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low slime that has long beguiled biological researchers with its ability to make complex decisions and solve spatial problems. As Sutela says, “I am fascinated by Physarum polycephalum because of its amorphous body and collective mind – it has been called a natural computer.” Resolutely single-celled and brainless, it is nonetheless able to self-organise through the decentralised interactions of its many nuclei. While it lacks neural matter, its slimy trace acts as an externalised memory, a figurative kind of ‘autobiography’. In From Hierarchy to Holarchy, Sutela placed Physarum inside a plexiglass labyrinth in the shape of an organisational diagram which the mould navigated in order to find food. Sutela’s interest in the organism has led her to researchers from Turku to Tokyo, spored across exhibition spaces in London and Berlin, and, at times, performed ‘through’ her in ‘many-headed readings’ prior to which she ingested a little Physarum. “I imagine that its hive-like behaviour is programming my own,” she says. For Sutela, Physarum offers a stark contrast to the problems of organisation, both technical and sociological, which have plagued human history. With a little less hubris, Sutela seems to suggest, there is much that we could learn from slime. In I Magma (2019), a multimedia project co-commissioned by Stockholm’s Moderna Museet and London’s Serpentine Galleries that closed in January, Sutela created a series of glass lava lamps in the form of her own head (her upcoming exhibition, No No Nse Nse, 4 March to 3 May at Kunsthall Trondheim, will present photograms based on this series). Glowing globules of molten wax drift through them, creating totemic energies. The lava’s movement is used to generate fragments of premonitions in a corresponding mobile app of the same name. Reminiscent of the popular personalised horoscope app Co-Star, Sutela describes the I Magma app, created in collaboration with the American poet and programmer Allison Parrish and the Turkish artist Memo Akten, as a “machine oracle” which generates daily divinations using AI trained on literature from the Internet Sacred Texts Archive. While the app by itself can feel a little ephemeral, the cryptic daily premonitions it delivers are surprisingly affecting, casting their own ambient spells on the day. Examples include: “You are not a one”; “Our veins have been the different channels”; “It is written from the mooned net”; and “Early reign, the lunar goddess”. ‘Lava’ was famously first used as a random number generator in Silicon Valley in the Nineties, and later developed by the San Franciscan online security firm Cloudflare in 2017, who designed the Wall of Entropy, an FEATURES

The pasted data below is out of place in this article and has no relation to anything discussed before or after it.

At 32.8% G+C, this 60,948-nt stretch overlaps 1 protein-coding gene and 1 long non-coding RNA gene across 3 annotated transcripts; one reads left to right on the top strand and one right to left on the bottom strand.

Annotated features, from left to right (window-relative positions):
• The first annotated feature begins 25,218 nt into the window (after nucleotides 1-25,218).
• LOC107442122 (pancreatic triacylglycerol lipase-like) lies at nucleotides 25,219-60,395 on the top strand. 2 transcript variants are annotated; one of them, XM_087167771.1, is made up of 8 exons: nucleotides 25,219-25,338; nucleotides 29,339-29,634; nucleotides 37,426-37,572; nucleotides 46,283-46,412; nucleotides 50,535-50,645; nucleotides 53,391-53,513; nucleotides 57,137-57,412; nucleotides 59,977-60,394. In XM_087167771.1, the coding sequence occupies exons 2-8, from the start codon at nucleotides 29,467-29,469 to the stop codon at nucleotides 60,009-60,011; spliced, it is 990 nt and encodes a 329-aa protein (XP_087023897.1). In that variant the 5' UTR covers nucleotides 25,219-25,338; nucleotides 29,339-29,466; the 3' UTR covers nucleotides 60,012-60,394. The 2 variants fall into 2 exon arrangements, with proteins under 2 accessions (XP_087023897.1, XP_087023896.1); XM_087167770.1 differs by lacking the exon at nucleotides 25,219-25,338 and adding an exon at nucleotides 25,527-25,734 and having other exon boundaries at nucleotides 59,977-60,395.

assembly of 100 lava lamps whose unique molten forms are employed to model unbreakable internet encryption codes. While Cloudflare used its lamps as a source of mathematical unpredictability, Sutela says she is “looking for signs of pattern and meaning in the randomness”. It is poignant to note, in an era of ubiquitous computation, that true randomness – a ‘language beyond language’, so to speak, here embodied in the movement of one liquid inside another – remains one of nature’s most potent resources. Chaos theory emerged via the image of pollen grains dancing on a droplet of water. That molecular ‘noise’ – the random movement of particles in liquids or gases – was first observed by the botanist Robert Brown in 1827. Deemed unfathomable until later developments in thermodynamics, it seems a useful way to consider Sutela’s work, too. As a system of order and disorder, her art is comparable to Brown’s chaotic idea of noise. By channelling patterns of fluid single-cell forms and the spiritual presence of artificial intelligence, she opens up the possibility of an encounter with other beings who have been ‘in the room’ all along: our cohabitants, symbiotes and other ghosts in the machine. In conversation, she says that the urgent concerns of climate change and her new baby have bolstered a desire to address her work to non-human forms of community: “I’m feeling very human animal right now ... I want to represent a certain era and a certain species in the best possible manner.”


LEFT Jenna Sutela, From Hierarchy to Holarchy, 2015. Photo: Mikko Gaestel

THIS PAGE Jenna Sutela, I Magma, 2019. Courtesy the artist



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